II. Rights of Agent.

The rights of the agent against the principal may be considered under the three following heads: 1. Reimbursement of all necessary expenses. 2. Commission on the sale. 3. Lien on the property consigned to him.

(o) The general rule is, that, where money has been deposited for an illegal purpose, the application may be countermanded at any time before the money has been actually applied, and the sum may be recovered back in an action for money had and received, (Farmer v. Russell, 1 B. & P. 296, Tennant v. Elliott, 1 B. & P. 3 ;) although the plaintiff would have had no remedy had the application been actually made, (Carman v. Bryce, 3 B. & A. 179.)

(p) Dufresne v. Hutchinson, 3 Taunt. 117.

(q) Powell v. Sadler, Paley Pr. & A. 80; Payne v. Brander, 2 Stark. N. P. C. 568; Syeds v. Hay, 4 T. R. 260.

(/•) Willed v. Chambers, Cowp. 814; Goore v. Daubeny, 2 Leon. 75; Waugh v. Carver, 2 H. Bl. 235.

(*) Cartwright v. Hately, 1 Ves. Jun. 292; Pinto v. Santos, 5 Taunt. 447; Schmaling v. Thomlinson, 6 Taunt. 147.

First. The agent is entitled to be reimbursed Reimburseior all necessary expenses incurred m the execu- penses. tion of his authority; in some cases even where the advance has been made without express directions; for, if the exigency of the particular case has required it, the assent of the principal will be implied from very slight circumstances (t). But in general an unauthorized payment is at the risk of the agent himself, unless the principal subsequently affirm the act(w); and a fortiori the agent has no claim for repayment if the expense has been incurred after express directions to the contrary (x). So, the principal cannot be compelled to repay the advances, where the expense has been occasioned by the negligence or unskilfulness of the agent(^), or where it has been incurred in the prosecution of an illegal transaction, though undertaken at the express request of the principal himself (z).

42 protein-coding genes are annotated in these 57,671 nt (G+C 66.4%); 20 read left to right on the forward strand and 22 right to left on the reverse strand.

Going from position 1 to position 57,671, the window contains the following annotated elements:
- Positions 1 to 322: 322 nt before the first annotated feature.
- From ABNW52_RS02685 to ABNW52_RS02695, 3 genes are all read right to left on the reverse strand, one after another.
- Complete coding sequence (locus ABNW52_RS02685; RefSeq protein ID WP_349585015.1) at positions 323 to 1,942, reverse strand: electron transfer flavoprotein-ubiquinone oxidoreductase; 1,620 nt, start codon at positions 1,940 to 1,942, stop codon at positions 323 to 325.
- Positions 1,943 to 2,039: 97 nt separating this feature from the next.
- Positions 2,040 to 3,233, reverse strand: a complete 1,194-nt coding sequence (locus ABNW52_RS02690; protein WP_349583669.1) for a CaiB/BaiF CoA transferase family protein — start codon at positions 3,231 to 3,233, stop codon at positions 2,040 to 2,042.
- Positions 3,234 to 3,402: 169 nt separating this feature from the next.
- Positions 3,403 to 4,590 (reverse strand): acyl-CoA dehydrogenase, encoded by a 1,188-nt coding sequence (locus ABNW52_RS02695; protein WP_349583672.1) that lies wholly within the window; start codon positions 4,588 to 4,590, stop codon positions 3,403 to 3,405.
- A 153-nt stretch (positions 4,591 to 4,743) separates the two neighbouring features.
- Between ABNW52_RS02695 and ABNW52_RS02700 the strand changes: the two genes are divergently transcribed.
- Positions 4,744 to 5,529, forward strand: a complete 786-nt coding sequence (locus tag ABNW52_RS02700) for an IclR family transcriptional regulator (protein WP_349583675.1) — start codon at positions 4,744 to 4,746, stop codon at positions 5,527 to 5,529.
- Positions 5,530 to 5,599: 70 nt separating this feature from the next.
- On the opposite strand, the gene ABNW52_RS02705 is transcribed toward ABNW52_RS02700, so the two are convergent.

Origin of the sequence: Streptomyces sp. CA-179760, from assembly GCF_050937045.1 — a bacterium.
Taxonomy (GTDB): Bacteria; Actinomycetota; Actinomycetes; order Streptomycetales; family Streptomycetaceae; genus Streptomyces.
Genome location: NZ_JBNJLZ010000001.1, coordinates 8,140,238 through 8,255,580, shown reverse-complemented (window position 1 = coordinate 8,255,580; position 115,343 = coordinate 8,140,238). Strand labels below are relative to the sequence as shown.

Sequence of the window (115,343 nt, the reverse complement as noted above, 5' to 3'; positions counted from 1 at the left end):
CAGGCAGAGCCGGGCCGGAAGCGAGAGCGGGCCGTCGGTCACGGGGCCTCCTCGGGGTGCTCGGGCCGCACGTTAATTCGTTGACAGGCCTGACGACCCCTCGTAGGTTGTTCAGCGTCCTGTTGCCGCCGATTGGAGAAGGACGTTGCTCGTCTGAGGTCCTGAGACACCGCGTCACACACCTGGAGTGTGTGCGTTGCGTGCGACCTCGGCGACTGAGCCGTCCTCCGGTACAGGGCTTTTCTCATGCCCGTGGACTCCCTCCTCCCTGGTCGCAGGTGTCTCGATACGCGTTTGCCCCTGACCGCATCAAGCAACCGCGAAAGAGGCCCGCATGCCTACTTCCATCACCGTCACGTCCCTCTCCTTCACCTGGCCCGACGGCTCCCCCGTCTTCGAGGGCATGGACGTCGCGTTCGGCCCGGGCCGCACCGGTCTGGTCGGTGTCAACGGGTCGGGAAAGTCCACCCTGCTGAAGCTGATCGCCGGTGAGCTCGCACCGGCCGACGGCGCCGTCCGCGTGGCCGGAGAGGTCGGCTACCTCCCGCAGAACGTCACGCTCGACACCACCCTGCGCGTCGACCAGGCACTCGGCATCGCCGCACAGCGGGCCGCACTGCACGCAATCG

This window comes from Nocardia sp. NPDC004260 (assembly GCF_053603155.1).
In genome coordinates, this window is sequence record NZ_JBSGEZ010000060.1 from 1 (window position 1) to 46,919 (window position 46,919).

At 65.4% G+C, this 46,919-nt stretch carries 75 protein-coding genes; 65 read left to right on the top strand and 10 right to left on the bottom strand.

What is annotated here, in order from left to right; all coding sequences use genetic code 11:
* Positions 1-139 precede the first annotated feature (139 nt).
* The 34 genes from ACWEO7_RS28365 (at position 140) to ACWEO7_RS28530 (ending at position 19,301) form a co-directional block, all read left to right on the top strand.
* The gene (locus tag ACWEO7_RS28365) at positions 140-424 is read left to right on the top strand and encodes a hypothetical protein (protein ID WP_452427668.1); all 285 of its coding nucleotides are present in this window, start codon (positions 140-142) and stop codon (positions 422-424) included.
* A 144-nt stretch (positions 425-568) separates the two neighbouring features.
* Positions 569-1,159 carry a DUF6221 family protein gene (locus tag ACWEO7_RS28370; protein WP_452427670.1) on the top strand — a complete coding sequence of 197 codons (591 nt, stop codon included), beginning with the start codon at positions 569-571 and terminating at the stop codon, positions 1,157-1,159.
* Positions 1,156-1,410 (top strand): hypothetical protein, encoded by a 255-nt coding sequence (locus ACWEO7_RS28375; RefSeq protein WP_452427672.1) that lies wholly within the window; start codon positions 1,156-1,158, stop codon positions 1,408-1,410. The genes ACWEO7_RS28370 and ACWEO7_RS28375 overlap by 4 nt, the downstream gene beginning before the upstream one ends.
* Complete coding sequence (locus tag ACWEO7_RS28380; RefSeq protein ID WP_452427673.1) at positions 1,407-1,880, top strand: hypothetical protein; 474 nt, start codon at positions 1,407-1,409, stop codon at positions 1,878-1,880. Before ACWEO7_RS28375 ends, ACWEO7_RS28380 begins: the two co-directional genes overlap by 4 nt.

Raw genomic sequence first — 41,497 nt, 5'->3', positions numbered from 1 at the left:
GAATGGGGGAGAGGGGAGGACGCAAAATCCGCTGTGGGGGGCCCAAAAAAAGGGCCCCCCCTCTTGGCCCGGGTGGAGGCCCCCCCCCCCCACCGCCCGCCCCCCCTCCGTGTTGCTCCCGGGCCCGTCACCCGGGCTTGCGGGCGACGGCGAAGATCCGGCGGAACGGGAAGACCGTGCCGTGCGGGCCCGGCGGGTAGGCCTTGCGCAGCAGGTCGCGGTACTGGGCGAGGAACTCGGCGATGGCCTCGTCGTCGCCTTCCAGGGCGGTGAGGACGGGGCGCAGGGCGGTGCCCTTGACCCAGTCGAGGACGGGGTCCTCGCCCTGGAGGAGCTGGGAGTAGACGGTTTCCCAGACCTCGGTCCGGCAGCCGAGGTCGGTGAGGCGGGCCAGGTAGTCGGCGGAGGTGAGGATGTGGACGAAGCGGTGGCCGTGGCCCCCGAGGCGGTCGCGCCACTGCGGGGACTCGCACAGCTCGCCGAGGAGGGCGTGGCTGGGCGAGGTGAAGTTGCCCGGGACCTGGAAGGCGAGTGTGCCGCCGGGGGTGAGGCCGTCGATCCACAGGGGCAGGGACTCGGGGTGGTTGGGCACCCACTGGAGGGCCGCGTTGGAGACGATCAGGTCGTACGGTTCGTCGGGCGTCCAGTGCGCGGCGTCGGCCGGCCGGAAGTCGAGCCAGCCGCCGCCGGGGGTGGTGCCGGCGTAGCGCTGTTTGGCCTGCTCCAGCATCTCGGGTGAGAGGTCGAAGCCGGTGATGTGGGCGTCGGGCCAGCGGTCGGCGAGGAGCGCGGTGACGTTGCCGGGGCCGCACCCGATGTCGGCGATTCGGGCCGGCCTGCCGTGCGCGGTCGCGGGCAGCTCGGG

Secondly, The agent is entitled to commission (a), commi


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Commis- The amount is either regulated by a particular contract in each particular case (b), or determined by the usage of trade (c), or settled by particular acts of parliament (</). Where there is a particular agreement, it controls the usage of trade; for the maxim is, conventio vincit legem(e); and if by the terms the amount of the commission is to be left to the principal's discretion, the agent cannot sue the principal for any compensation whatever (/). No commission can be recovered where the transaction in which the agent was employed was illegal, as in bargaining for the sale of an office (g), or for the sale of shares in an illegal joint-stock company (A). But if the adventure be subsequently legalized, the agent will not be barred from recovering his commission (i). Where the agent has been guilty of gross negligence in the execution of his authority, he can support no claim

(4) See Paley Pr. & A. 101.

(c) See Eiche v. Meyer, 3 Campb. 412; Cohen v. Paget, 4 Campb. 96; Roberts v. Jackson, 2 Stark. N. P. C. 225; Chapman v. De Tastet, 2 Stark. N. P. C. 294; Broad v. Thomas, 7 Bingh. 99.

(d) See 12 Ann. st. 2. c. 16. s. 2; 31 Geo. II. e. 10, s. 30; 17 Geo. III. c. 26.

(e) Bower v. Jones, 8 Bingh. 65. See 6 T. R. 262.
(/) Taylor v. Brewer, 1 M. & S. 290.
(g) Stackpole v. Earle, 2 Wils. 133. Supra.
(h) Josephs v. Pebrer, 3 B. & C. 639; see Holland v. Hall, 1

B. & A. 53.

(i) Haines v. Busk, 5 Taunt. 521; S. C. 1 Marsh. 191.